It’s really no different than what you see among sports or movie memorabilia, or art, coins, stamps, jewelry — heck, even wine for that matter. I’m not sure that you can weed it out, but as an auctioneer you have an obligation to your buyers to protect them from fraudulent practices. We’ve eliminated it by exclusively representing the authentic source of whatever we auction, which creates huge peace of mind for everyone involved.
Short of that, if you want to sell or buy an item that comes from a secondary source, you really need to do your homework. Fortunately, there are many experts in many different fields who can help you authenticate. I must add, though, that you have to make sure that this expert is truly independent and has no other agenda but to serve you with the highest level of integrity.
Naturally, the most suspect area is that of signed memorabilia, simply because we all want a fully signed Beatles photo or poster from 1964. The reality is that only so many true signed pieces are in circulation and once the prices start to hit the four and five-digit levels, it’ll bring out the crooks from around the world. I’ve seen loads of fake autographs coming from Australia and Europe and Canada, so it’s not an American problem per se.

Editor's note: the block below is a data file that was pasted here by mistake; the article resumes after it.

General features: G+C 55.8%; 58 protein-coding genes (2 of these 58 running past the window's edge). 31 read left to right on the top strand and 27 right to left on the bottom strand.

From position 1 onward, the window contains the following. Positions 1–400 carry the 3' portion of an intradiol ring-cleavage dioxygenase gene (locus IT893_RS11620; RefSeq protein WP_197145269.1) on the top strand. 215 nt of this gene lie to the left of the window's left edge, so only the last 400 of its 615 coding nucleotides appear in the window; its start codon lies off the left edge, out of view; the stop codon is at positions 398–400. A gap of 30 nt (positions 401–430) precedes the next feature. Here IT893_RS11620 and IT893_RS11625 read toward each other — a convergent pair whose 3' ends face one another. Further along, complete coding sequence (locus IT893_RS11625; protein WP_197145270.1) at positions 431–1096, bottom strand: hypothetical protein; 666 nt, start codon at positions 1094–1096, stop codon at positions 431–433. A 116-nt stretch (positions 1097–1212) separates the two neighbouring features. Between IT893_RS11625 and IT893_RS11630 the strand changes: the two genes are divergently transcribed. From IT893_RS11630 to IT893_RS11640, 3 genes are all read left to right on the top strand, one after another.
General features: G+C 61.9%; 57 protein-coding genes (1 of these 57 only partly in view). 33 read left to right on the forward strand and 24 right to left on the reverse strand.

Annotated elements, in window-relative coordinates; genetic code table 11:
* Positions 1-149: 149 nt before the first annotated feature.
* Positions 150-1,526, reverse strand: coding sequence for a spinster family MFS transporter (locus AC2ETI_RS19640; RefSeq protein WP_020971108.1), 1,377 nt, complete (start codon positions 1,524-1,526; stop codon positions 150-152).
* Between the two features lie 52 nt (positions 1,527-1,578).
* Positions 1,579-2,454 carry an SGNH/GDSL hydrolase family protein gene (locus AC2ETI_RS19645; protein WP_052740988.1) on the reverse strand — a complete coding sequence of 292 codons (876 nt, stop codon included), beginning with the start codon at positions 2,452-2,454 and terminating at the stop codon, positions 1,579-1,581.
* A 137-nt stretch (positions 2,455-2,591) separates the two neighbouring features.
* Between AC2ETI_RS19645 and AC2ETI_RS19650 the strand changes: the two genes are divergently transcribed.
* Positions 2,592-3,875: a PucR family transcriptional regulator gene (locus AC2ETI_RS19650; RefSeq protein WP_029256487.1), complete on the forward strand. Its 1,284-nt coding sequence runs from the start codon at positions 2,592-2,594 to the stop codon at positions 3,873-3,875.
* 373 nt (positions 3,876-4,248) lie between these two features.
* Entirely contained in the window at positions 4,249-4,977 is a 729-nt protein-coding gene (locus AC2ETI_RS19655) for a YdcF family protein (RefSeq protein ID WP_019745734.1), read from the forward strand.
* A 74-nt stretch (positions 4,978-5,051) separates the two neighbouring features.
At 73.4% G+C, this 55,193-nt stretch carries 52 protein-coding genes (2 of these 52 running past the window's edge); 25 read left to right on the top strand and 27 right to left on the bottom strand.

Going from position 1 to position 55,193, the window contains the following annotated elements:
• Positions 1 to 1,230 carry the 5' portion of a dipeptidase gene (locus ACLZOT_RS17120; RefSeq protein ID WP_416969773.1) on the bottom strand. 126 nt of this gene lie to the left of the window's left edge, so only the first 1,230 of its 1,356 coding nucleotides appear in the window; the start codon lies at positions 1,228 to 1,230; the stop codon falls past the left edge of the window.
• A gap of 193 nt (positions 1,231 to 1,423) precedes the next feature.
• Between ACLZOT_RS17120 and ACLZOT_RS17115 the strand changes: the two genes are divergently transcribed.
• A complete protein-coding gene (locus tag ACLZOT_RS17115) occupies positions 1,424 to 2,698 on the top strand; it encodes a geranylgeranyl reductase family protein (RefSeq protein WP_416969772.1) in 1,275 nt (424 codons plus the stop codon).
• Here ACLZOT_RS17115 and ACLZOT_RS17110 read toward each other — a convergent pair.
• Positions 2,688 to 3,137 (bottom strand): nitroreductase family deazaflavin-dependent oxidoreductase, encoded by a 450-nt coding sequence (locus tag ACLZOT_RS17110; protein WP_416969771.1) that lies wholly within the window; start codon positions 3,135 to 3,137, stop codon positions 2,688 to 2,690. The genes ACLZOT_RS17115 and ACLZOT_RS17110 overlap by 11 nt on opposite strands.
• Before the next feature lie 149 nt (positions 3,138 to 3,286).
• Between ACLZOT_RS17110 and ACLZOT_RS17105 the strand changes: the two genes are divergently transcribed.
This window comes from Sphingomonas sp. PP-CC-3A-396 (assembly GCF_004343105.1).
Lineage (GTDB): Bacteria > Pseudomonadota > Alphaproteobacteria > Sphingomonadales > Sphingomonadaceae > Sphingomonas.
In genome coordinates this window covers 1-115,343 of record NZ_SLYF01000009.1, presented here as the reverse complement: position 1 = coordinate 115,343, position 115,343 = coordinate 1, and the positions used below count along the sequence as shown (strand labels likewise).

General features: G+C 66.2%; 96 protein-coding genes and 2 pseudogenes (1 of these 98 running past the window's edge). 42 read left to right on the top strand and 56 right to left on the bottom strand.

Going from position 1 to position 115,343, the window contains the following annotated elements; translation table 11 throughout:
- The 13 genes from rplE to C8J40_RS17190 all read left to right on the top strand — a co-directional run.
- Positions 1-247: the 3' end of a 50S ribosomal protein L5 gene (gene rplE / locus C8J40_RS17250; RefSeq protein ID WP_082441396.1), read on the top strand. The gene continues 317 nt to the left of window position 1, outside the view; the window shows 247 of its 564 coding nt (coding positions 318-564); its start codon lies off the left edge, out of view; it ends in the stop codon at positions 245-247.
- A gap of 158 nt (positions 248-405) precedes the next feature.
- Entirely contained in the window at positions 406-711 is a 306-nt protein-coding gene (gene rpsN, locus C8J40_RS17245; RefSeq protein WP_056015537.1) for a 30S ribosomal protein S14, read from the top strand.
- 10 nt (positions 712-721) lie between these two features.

I’m not even going to touch the whole subject of whether to use a forensic expert or an autograph expert. At the end of the day, even though this is a massively complex issue, I believe that it’ll come down to something very simple: If you, as a buyer — in heart and mind — are happy and satisfied with the item you bought, than that’s all there is to it.
Every collector has a unique standard to which they measure their own collection. Some may need three independent reviews, letters and documents to pull the trigger, whereas the next buyer acts on impulse and buys simply because he or she likes what they see. That’s something that we (the sellers) can’t control. But what we can do — and must do — is take every step possible to provide the right stuff. After all, we are being looked upon to uphold a standard, and I like to believe that — since we have seen it all — we should know how to separate right from wrong.
JvG: I agree that there is a ton of stuff out there and naturally, from a competitive viewpoint, I’d like to see less; but that’s a bit of a double edged-sword. The fact that so many generic auction houses have jumped on the music memorabilia market also helps the rest of us in that it supports and promotes the overall hobby. The more places there are where you can buy collectibles, the more potential there is to create or generate new collectors, something that in the end is always good for our business.